Thursday Doors 43/52 WigWam Motel

Copyright ©2016 Deborah M. Zajac. ALL RIGHTS RESERVED

About 6 weeks ago I spent a week-end touring a small part of U.S. Route 66 with friends.


One of the places we stopped along the Route to check out was the WigWam Motel in Rialto, California.

N°16 WigWam Motel

Several of the Tipis’ were empty and had their doors open so I inquired if I could take a peek inside of one; the proprietor graciously allowed me to take a tour of one. The shower stall is behind the entryway door. There was no room for it in the bathroom proper.

N°16 WigWam Motel Room Interior

There are 19 Tipis’ in this Village, a swimming pool,

WigWam Motel

…and several vintage cars on the property. I couldn’t resist making an image of the old WigWam Motel Van.

WigWam Motel Vintage Van

For the History Buffs:

“The Wigwam Motels, also known as the “Wigwam Villages“, is a motel chain in the United Statesbuilt during the 1930s and 1940s. The rooms are built in the form of tipis, mistakenly referred to as wigwams.[3] It originally had seven different locations: two locations in Kentucky and one each in Alabama, Florida, Arizona, Louisiana, and California.

They are very distinctive historic landmarks. Two of the three surviving motels are located on historic U.S. Route 66: in Holbrook, Arizona, and on the city boundary between Rialto and San Bernardino, California. All three of the surviving motels are listed on the National Register of Historic Places: the Wigwam Motel in Cave City, Kentucky, was listed in 1988 under the official designation of Wigwam Village #2; the Wigwam Motel in Arizona was listed as Wigwam Village #6 in 2002; and the Wigwam Motel in California was listed in 2012 as Wigwam Village #7.

Village #7: Rialto/San Bernardino, California, Wigwam Village No. 7

Frank Redford built this complex for himself in 1947–49 and not as a franchise. The address of the motel is Rialto, California, but the motel is physically located in San Bernardino. It is on the boundary between the two cities on historic Route 66, with an address of 2728 East Foothill Boulevard, Rialto, California.[11]

Unlike the one arch of wigwams in other surviving villages, Village #7 has a double row of wigwam guest rooms. They total 19 in number, as well as a base for what seems to be another never-completed wigwam in the back of the property. A central building is currently used as an office, with a lobby that is open 24 hours a day. There is also a swimming pool, a large grass front and palm trees surround the property.

The property had become very run down and rooms were rented by the hour, aggravated by a sign advertising “Do it in a Tee Pee” that is still on site in the back.[12] The complex underwent renovation, for which the National Historic Route 66 Federation awarded the Cyrus Avery Award in 2005.[13][14] Attention to detail was the main focus during renovation, as the wigwams lost their zigzag pattern.

Since 2012, the motel has been listed on the National Register of Historic Places.[11][15]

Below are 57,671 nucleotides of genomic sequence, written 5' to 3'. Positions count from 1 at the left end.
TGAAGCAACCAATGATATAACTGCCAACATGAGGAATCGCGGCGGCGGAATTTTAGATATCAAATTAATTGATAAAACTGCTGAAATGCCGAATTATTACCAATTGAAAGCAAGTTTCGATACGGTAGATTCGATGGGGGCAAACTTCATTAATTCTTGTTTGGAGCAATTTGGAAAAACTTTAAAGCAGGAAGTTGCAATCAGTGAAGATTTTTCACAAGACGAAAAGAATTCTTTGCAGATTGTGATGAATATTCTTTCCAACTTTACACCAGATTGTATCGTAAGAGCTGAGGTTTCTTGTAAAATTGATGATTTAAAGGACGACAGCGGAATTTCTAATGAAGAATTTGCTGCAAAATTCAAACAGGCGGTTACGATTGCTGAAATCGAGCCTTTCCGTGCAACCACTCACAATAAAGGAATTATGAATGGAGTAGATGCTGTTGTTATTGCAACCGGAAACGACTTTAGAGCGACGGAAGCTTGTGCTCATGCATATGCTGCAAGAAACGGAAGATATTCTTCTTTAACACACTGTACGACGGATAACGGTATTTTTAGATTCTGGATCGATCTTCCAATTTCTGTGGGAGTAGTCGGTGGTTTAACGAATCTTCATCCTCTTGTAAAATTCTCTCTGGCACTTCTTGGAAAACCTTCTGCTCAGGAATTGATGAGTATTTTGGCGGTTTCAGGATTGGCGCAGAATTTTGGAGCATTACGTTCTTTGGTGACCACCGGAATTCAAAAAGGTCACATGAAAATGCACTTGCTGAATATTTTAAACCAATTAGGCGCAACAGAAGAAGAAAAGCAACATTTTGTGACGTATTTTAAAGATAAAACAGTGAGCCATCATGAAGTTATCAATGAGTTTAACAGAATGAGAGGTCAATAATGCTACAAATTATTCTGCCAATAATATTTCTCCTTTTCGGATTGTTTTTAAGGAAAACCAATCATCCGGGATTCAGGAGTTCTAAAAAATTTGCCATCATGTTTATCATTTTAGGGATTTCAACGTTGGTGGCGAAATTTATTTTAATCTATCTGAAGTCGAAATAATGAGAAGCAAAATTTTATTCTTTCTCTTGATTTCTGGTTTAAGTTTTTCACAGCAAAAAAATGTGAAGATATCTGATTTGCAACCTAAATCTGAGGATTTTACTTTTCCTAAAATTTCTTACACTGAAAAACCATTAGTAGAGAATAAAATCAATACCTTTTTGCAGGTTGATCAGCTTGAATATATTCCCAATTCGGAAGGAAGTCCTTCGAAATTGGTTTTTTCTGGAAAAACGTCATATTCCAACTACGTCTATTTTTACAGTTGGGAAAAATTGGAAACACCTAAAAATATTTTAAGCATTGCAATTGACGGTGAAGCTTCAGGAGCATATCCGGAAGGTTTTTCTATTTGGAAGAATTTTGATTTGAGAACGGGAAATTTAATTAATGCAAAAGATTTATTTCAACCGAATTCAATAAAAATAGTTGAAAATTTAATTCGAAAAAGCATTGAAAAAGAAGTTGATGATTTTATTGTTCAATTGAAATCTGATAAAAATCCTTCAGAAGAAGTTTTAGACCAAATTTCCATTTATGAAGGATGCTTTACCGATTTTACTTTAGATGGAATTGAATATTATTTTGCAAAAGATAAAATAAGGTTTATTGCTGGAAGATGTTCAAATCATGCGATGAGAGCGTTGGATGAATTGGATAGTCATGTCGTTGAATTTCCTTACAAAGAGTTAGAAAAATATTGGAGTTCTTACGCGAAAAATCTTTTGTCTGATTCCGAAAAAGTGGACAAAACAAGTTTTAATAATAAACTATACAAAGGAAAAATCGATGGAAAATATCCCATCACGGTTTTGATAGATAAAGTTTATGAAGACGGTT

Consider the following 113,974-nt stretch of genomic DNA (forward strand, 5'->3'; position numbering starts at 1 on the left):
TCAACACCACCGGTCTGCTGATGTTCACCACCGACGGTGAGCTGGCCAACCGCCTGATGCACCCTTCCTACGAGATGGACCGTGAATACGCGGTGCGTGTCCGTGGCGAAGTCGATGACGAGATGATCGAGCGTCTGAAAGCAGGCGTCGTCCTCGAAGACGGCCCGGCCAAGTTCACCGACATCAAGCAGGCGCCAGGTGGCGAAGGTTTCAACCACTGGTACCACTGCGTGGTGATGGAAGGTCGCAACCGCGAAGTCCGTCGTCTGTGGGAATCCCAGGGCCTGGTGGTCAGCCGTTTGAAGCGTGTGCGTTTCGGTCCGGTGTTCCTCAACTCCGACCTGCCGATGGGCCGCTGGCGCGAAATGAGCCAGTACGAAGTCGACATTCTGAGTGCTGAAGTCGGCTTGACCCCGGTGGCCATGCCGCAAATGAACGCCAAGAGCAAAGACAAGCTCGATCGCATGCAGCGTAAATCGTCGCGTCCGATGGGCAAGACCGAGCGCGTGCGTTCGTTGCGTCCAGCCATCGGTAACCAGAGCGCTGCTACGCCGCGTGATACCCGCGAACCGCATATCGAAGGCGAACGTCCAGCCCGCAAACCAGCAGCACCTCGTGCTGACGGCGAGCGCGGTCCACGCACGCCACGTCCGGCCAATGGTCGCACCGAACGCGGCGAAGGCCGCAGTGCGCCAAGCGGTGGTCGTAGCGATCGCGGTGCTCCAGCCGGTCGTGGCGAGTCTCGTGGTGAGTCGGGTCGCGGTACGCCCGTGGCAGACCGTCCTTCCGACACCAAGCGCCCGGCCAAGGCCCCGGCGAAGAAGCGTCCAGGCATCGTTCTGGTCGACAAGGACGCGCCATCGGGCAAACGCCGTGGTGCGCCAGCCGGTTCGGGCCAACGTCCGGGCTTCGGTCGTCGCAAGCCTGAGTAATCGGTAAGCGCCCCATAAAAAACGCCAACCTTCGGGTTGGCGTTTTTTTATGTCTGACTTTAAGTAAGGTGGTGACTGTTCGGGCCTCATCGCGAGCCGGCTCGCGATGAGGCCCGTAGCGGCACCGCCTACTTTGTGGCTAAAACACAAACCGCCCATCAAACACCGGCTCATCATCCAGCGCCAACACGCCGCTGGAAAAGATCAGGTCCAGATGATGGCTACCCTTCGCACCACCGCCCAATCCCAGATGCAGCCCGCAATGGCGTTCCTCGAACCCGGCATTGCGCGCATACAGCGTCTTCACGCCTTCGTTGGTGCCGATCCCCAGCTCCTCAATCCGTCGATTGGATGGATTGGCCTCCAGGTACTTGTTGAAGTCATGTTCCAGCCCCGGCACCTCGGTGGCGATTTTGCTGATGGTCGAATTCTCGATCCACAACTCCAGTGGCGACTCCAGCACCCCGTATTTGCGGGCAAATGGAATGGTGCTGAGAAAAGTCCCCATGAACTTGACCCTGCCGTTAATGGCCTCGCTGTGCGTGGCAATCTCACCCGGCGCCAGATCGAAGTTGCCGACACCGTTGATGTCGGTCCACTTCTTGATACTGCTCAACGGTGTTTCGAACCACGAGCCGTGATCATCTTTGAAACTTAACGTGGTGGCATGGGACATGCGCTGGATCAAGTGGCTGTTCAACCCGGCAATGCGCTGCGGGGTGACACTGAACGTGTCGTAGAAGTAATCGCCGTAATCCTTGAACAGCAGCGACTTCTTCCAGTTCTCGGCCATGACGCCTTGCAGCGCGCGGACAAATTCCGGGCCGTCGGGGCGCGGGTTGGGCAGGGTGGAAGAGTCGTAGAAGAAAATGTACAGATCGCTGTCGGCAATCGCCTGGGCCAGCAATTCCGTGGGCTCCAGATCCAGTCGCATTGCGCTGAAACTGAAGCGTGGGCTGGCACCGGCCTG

“U.S. Route 66 (US 66 or Route 66), also known as the Will Rogers Highway, the Main Street of America or the Mother Road, was one of the original highways within the U.S. Highway System. US 66 was established on November 11, 1926, with road signs erected the following year.[4] The highway, which became one of the most famous roads in America, originally ran from Chicago, Illinois, through Missouri, Kansas, Oklahoma, Texas, New Mexico, and Arizona before ending at Santa Monica, California, covering a total of 2,448 miles (3,940 km).[5] It was recognized in popular culture by both the hit song “(Get Your Kicks on) Route 66” and the Route 66 television show in the 1960s.

US 66 served as a major path for those who migrated west, especially during the Dust Bowl of the 1930s, and the road supported the economies of the communities through which it passed. People doing business along the route became prosperous due to the growing popularity of the highway, and those same people later fought to keep the highway alive in the face of the growing threat of being bypassed by the new Interstate Highway System.

US 66 underwent many improvements and realignments over its lifetime, and it was officially removed from the United States Highway System in 1985,[2] after it had been replaced in its entirety by segments of the Interstate Highway System. Portions of the road that passed through Illinois, Missouri, New Mexico, and Arizona have been designated a National Scenic Byway of the name “Historic Route 66“, which is returning to some maps.[6][7] Several states have adopted significant bypassed sections of the former US 66 into the state road network as State Route 66.”


History and Map Image credit:

We had a fun time and crammed a lot in over the course of the week-end.  I have more images from Calico Ghost Town, and Barstow’s train station that I’m saving for future posts.

Nikon Df| Nikkor 20mm f/1.8G & 28-105mm lenses| Delkin Digital Film| Hand-held and Tripod

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More to come…